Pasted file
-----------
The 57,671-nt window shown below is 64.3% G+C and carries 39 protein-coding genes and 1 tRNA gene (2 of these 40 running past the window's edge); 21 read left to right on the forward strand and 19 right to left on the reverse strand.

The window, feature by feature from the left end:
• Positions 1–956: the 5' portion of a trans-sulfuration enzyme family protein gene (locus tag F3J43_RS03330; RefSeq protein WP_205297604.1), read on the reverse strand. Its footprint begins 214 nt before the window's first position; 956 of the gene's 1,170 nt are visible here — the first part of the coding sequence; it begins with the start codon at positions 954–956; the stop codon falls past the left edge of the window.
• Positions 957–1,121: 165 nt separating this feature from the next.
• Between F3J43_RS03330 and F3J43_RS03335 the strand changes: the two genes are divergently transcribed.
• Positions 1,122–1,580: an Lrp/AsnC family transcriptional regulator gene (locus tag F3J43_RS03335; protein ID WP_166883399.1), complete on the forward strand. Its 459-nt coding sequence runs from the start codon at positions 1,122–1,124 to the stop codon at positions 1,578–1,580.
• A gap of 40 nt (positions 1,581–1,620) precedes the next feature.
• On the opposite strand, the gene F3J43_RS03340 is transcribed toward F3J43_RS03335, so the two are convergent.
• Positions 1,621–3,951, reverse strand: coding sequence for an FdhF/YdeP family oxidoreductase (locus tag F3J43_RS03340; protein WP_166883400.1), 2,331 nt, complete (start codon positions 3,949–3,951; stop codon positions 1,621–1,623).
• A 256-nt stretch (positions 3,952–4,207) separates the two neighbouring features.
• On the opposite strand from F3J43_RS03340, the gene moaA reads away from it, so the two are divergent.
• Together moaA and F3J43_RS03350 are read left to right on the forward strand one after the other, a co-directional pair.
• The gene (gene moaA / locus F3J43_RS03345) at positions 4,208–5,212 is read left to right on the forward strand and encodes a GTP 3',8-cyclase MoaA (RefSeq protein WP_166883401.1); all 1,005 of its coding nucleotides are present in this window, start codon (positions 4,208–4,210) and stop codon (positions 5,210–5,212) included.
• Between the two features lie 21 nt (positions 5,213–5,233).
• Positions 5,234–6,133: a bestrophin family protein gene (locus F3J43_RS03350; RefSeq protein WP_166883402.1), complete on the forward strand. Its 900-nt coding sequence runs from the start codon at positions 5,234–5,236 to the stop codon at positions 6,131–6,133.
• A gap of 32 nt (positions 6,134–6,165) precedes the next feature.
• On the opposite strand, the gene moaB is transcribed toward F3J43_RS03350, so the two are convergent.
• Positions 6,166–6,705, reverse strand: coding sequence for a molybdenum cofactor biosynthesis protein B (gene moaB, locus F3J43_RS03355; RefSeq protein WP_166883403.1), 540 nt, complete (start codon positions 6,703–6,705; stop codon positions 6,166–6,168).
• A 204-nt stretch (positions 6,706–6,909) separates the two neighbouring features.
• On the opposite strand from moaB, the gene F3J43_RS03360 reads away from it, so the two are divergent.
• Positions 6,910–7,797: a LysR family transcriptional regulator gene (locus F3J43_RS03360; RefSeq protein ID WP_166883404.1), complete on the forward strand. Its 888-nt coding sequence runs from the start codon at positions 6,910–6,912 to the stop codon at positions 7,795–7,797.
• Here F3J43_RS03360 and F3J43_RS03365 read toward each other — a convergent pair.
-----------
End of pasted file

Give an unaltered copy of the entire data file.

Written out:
The 57,671-nt window shown below is 64.3% G+C and carries 39 protein-coding genes and 1 tRNA gene (2 of these 40 running past the window's edge); 21 read left to right on the forward strand and 19 right to left on the reverse strand.

The window, feature by feature from the left end:
• Positions 1–956: the 5' portion of a trans-sulfuration enzyme family protein gene (locus tag F3J43_RS03330; RefSeq protein WP_205297604.1), read on the reverse strand. Its footprint begins 214 nt before the window's first position; 956 of the gene's 1,170 nt are visible here — the first part of the coding sequence; it begins with the start codon at positions 954–956; the stop codon falls past the left edge of the window.
• Positions 957–1,121: 165 nt separating this feature from the next.
• Between F3J43_RS03330 and F3J43_RS03335 the strand changes: the two genes are divergently transcribed.
• Positions 1,122–1,580: an Lrp/AsnC family transcriptional regulator gene (locus tag F3J43_RS03335; protein ID WP_166883399.1), complete on the forward strand. Its 459-nt coding sequence runs from the start codon at positions 1,122–1,124 to the stop codon at positions 1,578–1,580.
• A gap of 40 nt (positions 1,581–1,620) precedes the next feature.
• On the opposite strand, the gene F3J43_RS03340 is transcribed toward F3J43_RS03335, so the two are convergent.
• Positions 1,621–3,951, reverse strand: coding sequence for an FdhF/YdeP family oxidoreductase (locus tag F3J43_RS03340; protein WP_166883400.1), 2,331 nt, complete (start codon positions 3,949–3,951; stop codon positions 1,621–1,623).
• A 256-nt stretch (positions 3,952–4,207) separates the two neighbouring features.
• On the opposite strand from F3J43_RS03340, the gene moaA reads away from it, so the two are divergent.
• Together moaA and F3J43_RS03350 are read left to right on the forward strand one after the other, a co-directional pair.
• The gene (gene moaA / locus F3J43_RS03345) at positions 4,208–5,212 is read left to right on the forward strand and encodes a GTP 3',8-cyclase MoaA (RefSeq protein WP_166883401.1); all 1,005 of its coding nucleotides are present in this window, start codon (positions 4,208–4,210) and stop codon (positions 5,210–5,212) included.
• Between the two features lie 21 nt (positions 5,213–5,233).
• Positions 5,234–6,133: a bestrophin family protein gene (locus F3J43_RS03350; RefSeq protein WP_166883402.1), complete on the forward strand. Its 900-nt coding sequence runs from the start codon at positions 5,234–5,236 to the stop codon at positions 6,131–6,133.
• A gap of 32 nt (positions 6,134–6,165) precedes the next feature.
• On the opposite strand, the gene moaB is transcribed toward F3J43_RS03350, so the two are convergent.
• Positions 6,166–6,705, reverse strand: coding sequence for a molybdenum cofactor biosynthesis protein B (gene moaB, locus F3J43_RS03355; RefSeq protein WP_166883403.1), 540 nt, complete (start codon positions 6,703–6,705; stop codon positions 6,166–6,168).
• A 204-nt stretch (positions 6,706–6,909) separates the two neighbouring features.
• On the opposite strand from moaB, the gene F3J43_RS03360 reads away from it, so the two are divergent.
• Positions 6,910–7,797: a LysR family transcriptional regulator gene (locus F3J43_RS03360; RefSeq protein ID WP_166883404.1), complete on the forward strand. Its 888-nt coding sequence runs from the start codon at positions 6,910–6,912 to the stop codon at positions 7,795–7,797.
• Here F3J43_RS03360 and F3J43_RS03365 read toward each other — a convergent pair.